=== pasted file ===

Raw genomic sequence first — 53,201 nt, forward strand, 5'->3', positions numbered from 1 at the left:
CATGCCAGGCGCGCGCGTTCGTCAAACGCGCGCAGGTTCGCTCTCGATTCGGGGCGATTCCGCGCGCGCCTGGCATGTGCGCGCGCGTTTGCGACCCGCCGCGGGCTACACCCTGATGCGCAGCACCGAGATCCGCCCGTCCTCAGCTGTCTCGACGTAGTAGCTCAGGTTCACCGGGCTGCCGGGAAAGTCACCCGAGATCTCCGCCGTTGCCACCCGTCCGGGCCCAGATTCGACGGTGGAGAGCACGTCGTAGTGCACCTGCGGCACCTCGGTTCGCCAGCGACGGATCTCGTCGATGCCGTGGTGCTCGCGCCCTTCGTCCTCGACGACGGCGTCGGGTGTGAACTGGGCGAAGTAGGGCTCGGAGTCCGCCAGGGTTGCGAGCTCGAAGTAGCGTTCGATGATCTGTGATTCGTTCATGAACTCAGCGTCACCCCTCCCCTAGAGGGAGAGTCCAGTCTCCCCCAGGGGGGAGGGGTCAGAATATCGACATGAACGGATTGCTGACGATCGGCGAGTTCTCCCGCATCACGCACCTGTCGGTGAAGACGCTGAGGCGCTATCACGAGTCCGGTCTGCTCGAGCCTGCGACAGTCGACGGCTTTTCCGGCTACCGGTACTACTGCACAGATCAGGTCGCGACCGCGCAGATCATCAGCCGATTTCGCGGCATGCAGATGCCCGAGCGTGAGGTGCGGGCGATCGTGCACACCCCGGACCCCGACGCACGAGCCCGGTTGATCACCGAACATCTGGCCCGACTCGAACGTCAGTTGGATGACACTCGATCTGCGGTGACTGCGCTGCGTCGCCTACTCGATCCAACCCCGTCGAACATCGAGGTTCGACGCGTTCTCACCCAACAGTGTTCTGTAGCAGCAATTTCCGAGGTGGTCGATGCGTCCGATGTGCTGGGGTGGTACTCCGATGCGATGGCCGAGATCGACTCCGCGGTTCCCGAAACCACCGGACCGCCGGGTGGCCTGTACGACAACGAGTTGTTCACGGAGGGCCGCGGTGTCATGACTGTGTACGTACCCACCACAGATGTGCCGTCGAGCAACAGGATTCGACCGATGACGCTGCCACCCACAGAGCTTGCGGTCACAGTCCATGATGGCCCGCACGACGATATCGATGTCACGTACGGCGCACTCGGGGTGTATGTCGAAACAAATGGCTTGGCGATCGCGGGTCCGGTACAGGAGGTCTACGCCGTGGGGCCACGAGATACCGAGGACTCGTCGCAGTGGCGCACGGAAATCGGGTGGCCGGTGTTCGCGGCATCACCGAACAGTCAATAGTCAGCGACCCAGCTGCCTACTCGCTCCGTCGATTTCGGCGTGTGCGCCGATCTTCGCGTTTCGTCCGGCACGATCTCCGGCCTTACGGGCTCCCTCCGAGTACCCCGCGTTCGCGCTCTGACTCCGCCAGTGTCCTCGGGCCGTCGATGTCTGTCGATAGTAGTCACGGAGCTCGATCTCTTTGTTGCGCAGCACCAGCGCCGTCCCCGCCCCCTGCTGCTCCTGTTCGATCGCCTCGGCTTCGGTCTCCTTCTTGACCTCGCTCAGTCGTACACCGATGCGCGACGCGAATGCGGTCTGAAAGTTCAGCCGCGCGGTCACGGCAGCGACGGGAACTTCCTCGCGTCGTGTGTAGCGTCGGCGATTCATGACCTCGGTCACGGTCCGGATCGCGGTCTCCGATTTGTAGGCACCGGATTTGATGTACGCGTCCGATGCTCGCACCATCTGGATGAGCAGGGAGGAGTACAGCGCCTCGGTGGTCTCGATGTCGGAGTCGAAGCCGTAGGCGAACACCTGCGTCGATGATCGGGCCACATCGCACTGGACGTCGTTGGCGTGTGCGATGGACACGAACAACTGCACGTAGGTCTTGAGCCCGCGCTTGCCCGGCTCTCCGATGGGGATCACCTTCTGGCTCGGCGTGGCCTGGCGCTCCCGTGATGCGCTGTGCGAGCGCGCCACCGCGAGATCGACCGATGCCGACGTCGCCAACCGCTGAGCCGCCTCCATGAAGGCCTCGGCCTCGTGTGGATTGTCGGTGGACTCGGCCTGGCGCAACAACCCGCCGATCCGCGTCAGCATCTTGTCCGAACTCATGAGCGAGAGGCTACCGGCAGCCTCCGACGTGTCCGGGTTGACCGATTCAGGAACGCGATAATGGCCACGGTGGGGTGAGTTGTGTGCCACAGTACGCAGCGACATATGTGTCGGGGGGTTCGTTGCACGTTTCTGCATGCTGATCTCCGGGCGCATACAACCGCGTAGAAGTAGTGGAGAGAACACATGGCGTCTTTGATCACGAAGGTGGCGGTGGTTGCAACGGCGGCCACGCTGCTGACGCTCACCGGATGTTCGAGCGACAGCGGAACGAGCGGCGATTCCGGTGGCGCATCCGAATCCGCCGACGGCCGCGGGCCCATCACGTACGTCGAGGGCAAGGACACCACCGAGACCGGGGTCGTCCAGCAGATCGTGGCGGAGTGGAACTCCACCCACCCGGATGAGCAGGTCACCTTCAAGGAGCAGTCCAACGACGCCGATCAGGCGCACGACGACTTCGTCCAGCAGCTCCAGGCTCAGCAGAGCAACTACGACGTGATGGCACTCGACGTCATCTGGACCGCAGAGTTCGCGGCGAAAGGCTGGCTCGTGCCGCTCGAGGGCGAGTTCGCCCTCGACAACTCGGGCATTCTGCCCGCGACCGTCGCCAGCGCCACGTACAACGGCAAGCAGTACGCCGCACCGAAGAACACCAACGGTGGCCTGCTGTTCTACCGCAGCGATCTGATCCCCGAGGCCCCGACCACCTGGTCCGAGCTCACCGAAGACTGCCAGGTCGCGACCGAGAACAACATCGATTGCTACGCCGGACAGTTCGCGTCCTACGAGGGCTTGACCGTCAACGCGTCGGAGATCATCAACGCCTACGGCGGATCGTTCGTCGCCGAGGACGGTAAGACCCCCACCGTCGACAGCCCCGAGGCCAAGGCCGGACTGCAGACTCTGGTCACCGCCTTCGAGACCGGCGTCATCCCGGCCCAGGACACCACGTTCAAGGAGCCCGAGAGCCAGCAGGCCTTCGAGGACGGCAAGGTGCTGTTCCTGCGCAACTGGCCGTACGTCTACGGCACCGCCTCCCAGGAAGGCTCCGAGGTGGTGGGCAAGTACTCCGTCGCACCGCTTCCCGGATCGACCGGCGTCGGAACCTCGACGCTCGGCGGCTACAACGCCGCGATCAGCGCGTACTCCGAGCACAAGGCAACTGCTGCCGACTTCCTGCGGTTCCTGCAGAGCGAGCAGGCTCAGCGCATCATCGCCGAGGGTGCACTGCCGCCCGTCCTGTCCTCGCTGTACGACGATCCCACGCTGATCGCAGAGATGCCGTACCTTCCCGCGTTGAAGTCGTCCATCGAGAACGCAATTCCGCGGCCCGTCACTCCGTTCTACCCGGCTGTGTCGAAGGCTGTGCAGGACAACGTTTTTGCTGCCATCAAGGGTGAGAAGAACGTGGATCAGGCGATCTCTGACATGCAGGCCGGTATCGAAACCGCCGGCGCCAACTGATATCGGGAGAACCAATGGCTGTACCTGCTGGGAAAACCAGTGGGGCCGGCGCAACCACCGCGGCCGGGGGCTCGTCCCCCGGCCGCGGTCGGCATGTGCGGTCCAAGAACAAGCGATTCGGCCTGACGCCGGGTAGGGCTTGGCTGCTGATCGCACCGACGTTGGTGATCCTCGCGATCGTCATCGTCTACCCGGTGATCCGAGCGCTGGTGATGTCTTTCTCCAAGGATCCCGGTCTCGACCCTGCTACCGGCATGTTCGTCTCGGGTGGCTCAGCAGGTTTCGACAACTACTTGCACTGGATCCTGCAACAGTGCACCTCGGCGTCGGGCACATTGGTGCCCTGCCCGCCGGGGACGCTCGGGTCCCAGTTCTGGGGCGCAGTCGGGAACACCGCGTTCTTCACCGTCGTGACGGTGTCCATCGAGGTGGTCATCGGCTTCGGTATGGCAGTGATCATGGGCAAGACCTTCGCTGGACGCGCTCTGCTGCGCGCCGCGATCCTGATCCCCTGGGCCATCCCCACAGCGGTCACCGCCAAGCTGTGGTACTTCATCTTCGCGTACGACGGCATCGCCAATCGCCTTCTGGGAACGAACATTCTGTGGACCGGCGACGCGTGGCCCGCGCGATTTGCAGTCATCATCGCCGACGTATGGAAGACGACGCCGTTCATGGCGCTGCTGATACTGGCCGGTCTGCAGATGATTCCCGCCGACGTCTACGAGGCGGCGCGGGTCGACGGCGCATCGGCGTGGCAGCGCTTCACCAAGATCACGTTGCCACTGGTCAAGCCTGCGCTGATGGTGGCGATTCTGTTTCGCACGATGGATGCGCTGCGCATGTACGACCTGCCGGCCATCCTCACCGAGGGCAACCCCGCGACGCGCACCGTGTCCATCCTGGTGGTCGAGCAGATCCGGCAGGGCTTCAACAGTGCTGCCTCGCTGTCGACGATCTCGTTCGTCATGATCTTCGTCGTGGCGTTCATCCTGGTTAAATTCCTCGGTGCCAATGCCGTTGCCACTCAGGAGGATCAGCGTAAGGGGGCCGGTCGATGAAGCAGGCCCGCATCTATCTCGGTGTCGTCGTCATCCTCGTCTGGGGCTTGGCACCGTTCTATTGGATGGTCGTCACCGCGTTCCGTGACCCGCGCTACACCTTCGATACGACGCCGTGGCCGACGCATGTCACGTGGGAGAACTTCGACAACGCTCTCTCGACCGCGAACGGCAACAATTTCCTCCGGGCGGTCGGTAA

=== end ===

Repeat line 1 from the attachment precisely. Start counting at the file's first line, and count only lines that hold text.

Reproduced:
Raw genomic sequence first — 53,201 nt, forward strand, 5'->3', positions numbered from 1 at the left: